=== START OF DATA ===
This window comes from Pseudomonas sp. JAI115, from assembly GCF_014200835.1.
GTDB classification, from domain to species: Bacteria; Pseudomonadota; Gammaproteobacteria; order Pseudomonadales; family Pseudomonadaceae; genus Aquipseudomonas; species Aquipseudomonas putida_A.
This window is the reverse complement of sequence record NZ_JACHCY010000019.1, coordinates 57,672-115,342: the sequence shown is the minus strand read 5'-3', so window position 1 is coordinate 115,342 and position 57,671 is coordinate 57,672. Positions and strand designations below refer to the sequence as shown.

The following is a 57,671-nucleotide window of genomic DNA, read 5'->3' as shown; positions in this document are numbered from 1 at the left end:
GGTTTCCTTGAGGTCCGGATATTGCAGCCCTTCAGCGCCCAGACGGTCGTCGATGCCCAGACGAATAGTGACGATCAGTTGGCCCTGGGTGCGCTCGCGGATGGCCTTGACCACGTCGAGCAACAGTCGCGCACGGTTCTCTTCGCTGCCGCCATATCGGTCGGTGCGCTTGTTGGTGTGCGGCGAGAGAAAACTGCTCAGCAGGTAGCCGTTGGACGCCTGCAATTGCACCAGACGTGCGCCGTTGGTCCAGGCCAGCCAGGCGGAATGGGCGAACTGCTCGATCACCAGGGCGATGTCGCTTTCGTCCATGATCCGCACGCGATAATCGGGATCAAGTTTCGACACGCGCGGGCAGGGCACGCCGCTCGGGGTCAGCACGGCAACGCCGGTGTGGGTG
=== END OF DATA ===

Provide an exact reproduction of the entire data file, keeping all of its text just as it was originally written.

This window comes from Pseudomonas sp. JAI115, from assembly GCF_014200835.1.
GTDB classification, from domain to species: Bacteria; Pseudomonadota; Gammaproteobacteria; order Pseudomonadales; family Pseudomonadaceae; genus Aquipseudomonas; species Aquipseudomonas putida_A.
This window is the reverse complement of sequence record NZ_JACHCY010000019.1, coordinates 57,672-115,342: the sequence shown is the minus strand read 5'-3', so window position 1 is coordinate 115,342 and position 57,671 is coordinate 57,672. Positions and strand designations below refer to the sequence as shown.

The following is a 57,671-nucleotide window of genomic DNA, read 5'->3' as shown; positions in this document are numbered from 1 at the left end:
GGTTTCCTTGAGGTCCGGATATTGCAGCCCTTCAGCGCCCAGACGGTCGTCGATGCCCAGACGAATAGTGACGATCAGTTGGCCCTGGGTGCGCTCGCGGATGGCCTTGACCACGTCGAGCAACAGTCGCGCACGGTTCTCTTCGCTGCCGCCATATCGGTCGGTGCGCTTGTTGGTGTGCGGCGAGAGAAAACTGCTCAGCAGGTAGCCGTTGGACGCCTGCAATTGCACCAGACGTGCGCCGTTGGTCCAGGCCAGCCAGGCGGAATGGGCGAACTGCTCGATCACCAGGGCGATGTCGCTTTCGTCCATGATCCGCACGCGATAATCGGGATCAAGTTTCGACACGCGCGGGCAGGGCACGCCGCTCGGGGTCAGCACGGCAACGCCGGTGTGGGTG